are you there for me. So here’s what turning
toward looks like. Maybe I’m standing at
the sink doing dishes and I notice that it’s
starting to snow, which it did in Salt Lake City yesterday. It’s 80 degrees here, Salt
Lake City, it’s snowing. And I say, are you kidding me? Is that snow? And my husband’s
in the other room. How is he going to
turn towards me? He’s going to go, yup. That’s it. That’s all you have to do. Because why am I
talking out loud? You’re going to say you’re
just talking to yourself. Your partner’s not
talking to themselves, they’re talking to you. They want you to respond. And you don’t have to
make it a grand response. All you have to do is go uh-huh. Just recognizing that
they’re speaking to you. Bids can be overt and
they can be covert, so that would be a bit
of a covert bid, right? Overt bid would be that you
sit next to your partner on the couch and
you pull him over and you put your arm
around him and you go– that right there is a bid. Now how does the person respond? You have three choices
to respond to a bid. You can turn toward them, which
would be like saying uh-huh. Or you go, oh yeah? Let’s go upstairs. Or you can turn away
from your partner, which would mean missing their
bid or ignoring their bid. How do we ignore bids? I’ll tell you. Digital distraction. That’s the number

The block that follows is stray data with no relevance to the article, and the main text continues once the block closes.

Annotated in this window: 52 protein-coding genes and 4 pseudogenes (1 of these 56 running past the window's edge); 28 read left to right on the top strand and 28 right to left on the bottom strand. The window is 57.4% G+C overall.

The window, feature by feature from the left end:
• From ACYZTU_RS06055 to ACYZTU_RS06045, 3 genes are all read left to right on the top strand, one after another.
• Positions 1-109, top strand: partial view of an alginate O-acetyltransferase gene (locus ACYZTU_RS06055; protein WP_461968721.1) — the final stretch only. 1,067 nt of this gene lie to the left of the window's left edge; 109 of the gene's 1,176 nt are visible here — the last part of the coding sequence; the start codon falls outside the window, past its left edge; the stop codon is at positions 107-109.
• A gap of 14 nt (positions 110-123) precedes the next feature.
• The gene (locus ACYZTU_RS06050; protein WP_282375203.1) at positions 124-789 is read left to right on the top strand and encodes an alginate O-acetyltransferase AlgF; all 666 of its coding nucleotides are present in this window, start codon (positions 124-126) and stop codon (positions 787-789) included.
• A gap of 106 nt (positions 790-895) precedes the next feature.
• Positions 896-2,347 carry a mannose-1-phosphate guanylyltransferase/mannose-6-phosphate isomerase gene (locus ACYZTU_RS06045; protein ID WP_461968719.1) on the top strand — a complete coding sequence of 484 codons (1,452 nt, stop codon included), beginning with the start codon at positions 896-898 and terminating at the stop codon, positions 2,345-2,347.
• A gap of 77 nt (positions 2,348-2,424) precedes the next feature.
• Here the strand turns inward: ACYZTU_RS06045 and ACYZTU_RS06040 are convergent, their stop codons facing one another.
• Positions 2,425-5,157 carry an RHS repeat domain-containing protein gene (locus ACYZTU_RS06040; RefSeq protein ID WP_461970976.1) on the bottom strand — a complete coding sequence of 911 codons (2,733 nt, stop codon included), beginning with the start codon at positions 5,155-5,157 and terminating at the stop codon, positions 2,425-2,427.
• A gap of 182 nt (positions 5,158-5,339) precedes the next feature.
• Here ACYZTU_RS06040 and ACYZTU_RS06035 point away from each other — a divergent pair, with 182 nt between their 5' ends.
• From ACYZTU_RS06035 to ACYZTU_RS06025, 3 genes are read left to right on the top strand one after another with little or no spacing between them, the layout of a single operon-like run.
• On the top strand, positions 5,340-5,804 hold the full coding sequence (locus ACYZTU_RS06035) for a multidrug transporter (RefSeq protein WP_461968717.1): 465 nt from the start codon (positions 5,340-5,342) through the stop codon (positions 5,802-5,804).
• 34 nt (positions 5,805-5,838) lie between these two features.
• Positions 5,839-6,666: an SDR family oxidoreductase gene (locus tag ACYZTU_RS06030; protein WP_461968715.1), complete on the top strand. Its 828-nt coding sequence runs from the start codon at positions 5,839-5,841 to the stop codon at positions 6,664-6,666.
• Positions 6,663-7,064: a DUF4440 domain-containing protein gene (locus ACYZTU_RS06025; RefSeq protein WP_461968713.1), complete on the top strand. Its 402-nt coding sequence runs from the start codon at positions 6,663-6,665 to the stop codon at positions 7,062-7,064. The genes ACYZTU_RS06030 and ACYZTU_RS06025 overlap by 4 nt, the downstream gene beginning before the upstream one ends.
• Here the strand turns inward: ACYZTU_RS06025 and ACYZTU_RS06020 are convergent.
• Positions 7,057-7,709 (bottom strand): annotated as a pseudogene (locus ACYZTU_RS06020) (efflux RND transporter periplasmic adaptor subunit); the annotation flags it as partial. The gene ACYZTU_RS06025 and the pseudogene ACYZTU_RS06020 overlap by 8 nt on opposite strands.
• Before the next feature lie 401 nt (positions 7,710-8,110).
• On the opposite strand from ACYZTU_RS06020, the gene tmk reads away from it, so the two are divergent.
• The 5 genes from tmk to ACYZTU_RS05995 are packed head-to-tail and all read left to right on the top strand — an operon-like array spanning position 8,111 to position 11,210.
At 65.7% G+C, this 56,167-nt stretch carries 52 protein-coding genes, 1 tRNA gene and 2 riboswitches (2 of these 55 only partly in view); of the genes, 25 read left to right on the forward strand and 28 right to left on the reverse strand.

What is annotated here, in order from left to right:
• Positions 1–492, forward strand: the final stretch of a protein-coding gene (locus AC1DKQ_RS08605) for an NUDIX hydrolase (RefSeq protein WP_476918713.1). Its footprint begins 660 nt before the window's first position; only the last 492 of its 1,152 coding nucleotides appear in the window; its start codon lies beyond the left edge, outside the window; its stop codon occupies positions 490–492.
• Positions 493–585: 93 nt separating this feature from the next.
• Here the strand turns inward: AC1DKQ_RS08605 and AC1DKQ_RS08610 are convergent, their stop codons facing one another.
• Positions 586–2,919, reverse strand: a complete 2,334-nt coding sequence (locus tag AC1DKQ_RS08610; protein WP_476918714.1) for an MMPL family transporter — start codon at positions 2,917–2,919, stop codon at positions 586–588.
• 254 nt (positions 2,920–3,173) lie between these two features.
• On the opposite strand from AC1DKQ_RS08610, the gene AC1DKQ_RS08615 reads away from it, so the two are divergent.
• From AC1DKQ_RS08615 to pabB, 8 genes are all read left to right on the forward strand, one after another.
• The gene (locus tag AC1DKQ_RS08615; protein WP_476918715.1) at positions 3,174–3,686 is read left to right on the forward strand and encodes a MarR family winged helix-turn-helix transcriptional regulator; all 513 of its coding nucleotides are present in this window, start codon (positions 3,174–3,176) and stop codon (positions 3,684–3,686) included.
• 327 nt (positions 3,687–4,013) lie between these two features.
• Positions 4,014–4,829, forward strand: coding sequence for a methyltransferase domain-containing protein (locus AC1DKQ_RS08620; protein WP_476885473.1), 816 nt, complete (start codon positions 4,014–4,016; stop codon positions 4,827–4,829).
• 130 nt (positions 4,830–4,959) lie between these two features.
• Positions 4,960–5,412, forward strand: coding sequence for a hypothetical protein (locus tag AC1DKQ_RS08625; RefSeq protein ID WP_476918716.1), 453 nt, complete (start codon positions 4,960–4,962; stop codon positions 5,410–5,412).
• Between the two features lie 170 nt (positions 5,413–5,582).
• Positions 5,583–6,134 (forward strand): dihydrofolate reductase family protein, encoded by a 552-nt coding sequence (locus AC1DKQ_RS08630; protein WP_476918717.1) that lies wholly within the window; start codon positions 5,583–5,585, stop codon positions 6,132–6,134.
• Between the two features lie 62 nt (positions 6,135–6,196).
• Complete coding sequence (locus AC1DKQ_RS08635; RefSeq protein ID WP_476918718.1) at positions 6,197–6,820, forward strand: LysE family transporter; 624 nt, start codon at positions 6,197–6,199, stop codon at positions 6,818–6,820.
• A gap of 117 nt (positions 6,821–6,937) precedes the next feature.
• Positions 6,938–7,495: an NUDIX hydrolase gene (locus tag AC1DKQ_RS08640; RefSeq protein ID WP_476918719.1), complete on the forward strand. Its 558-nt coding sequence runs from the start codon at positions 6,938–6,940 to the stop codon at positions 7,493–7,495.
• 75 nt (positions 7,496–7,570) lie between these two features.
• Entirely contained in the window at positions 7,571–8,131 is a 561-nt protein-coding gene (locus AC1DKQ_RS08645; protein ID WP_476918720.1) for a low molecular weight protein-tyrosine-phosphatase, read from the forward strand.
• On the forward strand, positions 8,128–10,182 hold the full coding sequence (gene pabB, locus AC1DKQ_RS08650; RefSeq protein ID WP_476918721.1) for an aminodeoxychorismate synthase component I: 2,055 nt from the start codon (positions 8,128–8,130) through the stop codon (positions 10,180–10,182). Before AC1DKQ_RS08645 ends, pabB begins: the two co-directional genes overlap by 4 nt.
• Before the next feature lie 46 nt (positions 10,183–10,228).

one way right now that people are ignoring bids. Whether you recognize it
or not, if you are face down on a computer or
a game, or your phone, you’re going to miss
bids from your partner. So you can also turn
against your partner. If my husband’s
rushing out the door and as he’s rushing out the
door I say, oh, before you go, I’m going to go
grocery shopping, is there anything special that
you’d like for dinner tonight? That’s really sweet
of me to ask, right? He’s going to turn against me. Here’s what he says. You know that Monday nights I
go out with the guys after work. Why do you always manipulate
me into staying in on these nights? That’s turning against. OK? So you always have
three options. The nice part is that
with turning toward, all you have to do is just
recognize when your partner is making bids and
remember that you can turn toward them in very
small ways every single day. If you imagine that
your relationship is a lot like an emotional
bank account, every time you turn toward your partner,
you’re putting a deposit in. This is important
because when something external to the